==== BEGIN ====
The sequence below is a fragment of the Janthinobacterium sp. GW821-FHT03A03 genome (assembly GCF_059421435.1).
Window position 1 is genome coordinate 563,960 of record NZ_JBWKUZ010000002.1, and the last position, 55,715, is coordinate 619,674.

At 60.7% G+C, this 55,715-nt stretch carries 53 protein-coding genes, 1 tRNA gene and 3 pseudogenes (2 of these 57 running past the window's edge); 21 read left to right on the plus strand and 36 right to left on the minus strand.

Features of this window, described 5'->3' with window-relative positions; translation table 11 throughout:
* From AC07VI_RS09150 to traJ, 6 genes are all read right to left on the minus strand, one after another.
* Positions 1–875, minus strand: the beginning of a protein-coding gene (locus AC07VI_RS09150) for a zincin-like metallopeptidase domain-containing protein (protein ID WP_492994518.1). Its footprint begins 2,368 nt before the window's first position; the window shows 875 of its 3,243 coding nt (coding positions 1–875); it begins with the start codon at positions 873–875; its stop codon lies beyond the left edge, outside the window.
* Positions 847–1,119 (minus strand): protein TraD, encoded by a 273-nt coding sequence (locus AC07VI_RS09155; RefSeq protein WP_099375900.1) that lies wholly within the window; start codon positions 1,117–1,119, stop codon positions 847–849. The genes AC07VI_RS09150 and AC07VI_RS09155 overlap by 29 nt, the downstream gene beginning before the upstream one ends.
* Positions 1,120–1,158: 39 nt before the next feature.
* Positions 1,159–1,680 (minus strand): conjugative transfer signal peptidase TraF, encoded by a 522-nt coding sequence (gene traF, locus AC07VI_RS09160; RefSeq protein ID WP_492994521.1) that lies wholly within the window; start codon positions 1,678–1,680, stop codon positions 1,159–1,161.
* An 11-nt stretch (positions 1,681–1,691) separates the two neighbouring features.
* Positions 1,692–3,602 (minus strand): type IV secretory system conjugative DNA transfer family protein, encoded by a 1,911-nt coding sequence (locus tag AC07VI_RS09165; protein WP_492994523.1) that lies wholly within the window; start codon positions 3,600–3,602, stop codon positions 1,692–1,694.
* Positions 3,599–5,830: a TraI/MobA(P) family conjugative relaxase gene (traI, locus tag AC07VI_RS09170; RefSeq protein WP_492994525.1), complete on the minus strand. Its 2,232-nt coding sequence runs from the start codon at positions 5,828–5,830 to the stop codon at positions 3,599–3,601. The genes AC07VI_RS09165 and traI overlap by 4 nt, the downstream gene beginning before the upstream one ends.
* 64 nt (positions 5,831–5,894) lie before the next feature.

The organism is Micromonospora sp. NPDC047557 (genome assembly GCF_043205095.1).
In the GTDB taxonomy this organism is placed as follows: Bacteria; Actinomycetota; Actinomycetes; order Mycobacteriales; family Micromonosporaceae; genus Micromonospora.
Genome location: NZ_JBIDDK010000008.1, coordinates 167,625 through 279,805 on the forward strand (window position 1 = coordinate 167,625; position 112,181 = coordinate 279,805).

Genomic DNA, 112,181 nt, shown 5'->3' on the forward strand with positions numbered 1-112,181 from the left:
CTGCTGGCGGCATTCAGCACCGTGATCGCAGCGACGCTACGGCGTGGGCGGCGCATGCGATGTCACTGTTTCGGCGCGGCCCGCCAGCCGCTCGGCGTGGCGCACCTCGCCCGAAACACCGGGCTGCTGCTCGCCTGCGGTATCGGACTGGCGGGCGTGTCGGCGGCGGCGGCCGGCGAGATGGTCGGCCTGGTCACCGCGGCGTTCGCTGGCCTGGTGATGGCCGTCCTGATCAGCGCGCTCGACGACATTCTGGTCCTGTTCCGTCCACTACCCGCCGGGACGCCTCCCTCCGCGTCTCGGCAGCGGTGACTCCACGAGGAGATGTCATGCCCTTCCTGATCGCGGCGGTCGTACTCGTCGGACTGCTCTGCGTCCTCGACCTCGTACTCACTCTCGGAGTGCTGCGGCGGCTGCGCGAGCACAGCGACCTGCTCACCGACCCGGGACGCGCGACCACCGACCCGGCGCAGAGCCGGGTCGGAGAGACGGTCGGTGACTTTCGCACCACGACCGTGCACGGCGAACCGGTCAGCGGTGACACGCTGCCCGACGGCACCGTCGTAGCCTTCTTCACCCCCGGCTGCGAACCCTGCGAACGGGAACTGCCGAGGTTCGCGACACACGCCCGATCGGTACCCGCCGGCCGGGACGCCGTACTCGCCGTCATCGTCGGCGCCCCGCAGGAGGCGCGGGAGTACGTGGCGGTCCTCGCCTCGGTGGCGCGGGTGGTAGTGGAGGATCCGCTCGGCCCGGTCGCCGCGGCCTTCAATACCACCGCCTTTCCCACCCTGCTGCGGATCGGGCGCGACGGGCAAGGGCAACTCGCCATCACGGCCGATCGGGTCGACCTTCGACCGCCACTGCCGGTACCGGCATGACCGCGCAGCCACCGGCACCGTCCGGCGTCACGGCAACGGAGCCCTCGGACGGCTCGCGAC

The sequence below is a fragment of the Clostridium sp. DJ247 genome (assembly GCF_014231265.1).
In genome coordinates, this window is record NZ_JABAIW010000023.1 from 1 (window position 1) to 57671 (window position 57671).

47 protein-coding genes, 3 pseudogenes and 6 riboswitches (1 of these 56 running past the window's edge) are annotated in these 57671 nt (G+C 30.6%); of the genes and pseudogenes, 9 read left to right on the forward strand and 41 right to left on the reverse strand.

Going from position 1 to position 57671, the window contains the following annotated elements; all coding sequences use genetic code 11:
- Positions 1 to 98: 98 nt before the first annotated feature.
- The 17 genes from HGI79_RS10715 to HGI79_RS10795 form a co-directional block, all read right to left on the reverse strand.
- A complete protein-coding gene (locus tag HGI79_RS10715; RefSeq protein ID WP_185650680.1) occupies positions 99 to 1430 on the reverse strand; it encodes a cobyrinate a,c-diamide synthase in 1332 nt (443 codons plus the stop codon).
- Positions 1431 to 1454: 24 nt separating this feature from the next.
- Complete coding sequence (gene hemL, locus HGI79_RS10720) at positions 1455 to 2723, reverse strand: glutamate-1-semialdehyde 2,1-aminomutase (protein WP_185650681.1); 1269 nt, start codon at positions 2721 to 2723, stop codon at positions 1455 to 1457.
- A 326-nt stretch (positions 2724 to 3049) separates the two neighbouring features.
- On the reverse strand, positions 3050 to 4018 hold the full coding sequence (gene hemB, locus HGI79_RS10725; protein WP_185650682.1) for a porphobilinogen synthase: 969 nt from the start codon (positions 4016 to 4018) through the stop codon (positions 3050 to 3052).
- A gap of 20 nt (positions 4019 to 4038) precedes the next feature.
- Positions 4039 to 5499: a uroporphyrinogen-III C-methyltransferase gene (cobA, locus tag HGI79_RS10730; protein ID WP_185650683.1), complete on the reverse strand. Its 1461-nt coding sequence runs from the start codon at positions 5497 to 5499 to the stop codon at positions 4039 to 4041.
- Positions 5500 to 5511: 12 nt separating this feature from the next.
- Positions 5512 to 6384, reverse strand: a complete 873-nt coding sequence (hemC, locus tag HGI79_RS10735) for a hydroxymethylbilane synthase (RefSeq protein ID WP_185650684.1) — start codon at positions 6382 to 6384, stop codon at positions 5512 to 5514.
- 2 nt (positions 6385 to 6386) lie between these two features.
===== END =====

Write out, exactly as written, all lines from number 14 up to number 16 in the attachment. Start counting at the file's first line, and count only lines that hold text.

The organism is Micromonospora sp. NPDC047557 (genome assembly GCF_043205095.1).
In the GTDB taxonomy this organism is placed as follows: Bacteria; Actinomycetota; Actinomycetes; order Mycobacteriales; family Micromonosporaceae; genus Micromonospora.
Genome location: NZ_JBIDDK010000008.1, coordinates 167,625 through 279,805 on the forward strand (window position 1 = coordinate 167,625; position 112,181 = coordinate 279,805).